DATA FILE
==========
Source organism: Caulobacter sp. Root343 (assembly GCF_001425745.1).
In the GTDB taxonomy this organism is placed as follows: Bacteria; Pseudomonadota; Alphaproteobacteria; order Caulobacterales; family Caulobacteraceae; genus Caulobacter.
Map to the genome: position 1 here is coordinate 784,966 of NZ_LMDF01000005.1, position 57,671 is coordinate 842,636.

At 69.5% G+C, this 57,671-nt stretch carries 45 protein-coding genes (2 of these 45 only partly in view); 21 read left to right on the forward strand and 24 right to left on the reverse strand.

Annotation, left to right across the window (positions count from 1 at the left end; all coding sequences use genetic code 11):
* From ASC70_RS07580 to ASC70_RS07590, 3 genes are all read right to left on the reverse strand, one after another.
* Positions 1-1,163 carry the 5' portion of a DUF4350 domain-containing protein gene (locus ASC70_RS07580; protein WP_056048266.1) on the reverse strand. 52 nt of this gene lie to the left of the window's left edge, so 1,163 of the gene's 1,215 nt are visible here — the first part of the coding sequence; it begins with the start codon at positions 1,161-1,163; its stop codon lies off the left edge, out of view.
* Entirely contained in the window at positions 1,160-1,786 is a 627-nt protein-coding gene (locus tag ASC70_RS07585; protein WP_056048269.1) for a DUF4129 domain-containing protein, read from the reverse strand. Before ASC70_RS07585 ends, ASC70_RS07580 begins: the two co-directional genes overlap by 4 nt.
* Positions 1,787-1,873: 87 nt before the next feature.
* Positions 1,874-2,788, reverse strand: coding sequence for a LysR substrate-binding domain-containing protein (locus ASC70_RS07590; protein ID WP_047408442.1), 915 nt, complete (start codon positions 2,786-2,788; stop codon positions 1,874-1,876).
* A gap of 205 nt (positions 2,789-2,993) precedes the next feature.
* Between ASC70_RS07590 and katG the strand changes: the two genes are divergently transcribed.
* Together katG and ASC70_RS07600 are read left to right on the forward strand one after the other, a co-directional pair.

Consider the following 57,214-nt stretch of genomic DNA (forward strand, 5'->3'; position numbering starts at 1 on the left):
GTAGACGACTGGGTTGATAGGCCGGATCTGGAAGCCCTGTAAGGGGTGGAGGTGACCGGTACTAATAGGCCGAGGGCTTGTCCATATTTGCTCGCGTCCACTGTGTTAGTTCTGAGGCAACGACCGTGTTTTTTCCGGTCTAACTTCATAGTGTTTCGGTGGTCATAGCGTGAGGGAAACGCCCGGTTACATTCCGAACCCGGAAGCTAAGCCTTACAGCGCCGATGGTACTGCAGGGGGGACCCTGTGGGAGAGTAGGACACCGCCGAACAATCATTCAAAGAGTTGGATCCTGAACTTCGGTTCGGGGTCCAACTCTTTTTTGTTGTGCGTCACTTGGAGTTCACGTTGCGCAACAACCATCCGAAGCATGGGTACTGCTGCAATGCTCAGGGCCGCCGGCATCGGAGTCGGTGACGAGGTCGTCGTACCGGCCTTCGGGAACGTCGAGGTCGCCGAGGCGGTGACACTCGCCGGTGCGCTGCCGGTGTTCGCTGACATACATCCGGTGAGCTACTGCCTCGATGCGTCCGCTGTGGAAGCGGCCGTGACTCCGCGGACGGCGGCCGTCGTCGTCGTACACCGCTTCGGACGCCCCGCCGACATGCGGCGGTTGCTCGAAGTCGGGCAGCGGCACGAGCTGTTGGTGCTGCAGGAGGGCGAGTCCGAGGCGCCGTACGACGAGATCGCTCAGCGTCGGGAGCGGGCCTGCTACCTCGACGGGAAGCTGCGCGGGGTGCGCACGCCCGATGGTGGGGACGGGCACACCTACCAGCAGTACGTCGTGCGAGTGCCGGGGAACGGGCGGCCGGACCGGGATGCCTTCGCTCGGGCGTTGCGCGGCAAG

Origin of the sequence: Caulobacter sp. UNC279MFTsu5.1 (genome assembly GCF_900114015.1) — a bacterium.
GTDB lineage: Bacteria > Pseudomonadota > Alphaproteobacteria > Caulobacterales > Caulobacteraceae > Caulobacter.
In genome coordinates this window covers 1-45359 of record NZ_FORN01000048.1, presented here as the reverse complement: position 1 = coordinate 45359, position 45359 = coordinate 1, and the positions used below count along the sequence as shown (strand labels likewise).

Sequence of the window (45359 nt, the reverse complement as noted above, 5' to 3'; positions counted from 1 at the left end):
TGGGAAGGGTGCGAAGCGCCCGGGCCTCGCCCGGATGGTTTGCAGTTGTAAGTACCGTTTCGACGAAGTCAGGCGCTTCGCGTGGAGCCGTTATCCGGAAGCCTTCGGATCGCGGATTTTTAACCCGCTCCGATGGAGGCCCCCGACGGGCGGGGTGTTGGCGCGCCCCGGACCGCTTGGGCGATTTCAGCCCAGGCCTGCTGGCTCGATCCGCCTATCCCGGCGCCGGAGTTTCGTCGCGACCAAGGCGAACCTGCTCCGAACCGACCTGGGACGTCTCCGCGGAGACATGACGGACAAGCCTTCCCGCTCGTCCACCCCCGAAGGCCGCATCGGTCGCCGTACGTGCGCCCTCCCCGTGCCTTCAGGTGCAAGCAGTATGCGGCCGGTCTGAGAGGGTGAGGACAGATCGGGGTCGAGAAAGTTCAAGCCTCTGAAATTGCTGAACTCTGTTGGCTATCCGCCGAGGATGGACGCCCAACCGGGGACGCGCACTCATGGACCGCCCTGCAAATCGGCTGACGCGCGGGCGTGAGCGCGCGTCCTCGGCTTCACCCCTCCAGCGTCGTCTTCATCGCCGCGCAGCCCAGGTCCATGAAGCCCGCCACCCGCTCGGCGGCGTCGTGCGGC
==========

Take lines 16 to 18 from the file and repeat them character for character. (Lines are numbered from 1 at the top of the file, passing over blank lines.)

Origin of the sequence: Caulobacter sp. UNC279MFTsu5.1 (genome assembly GCF_900114015.1) — a bacterium.
GTDB lineage: Bacteria > Pseudomonadota > Alphaproteobacteria > Caulobacterales > Caulobacteraceae > Caulobacter.
In genome coordinates this window covers 1-45359 of record NZ_FORN01000048.1, presented here as the reverse complement: position 1 = coordinate 45359, position 45359 = coordinate 1, and the positions used below count along the sequence as shown (strand labels likewise).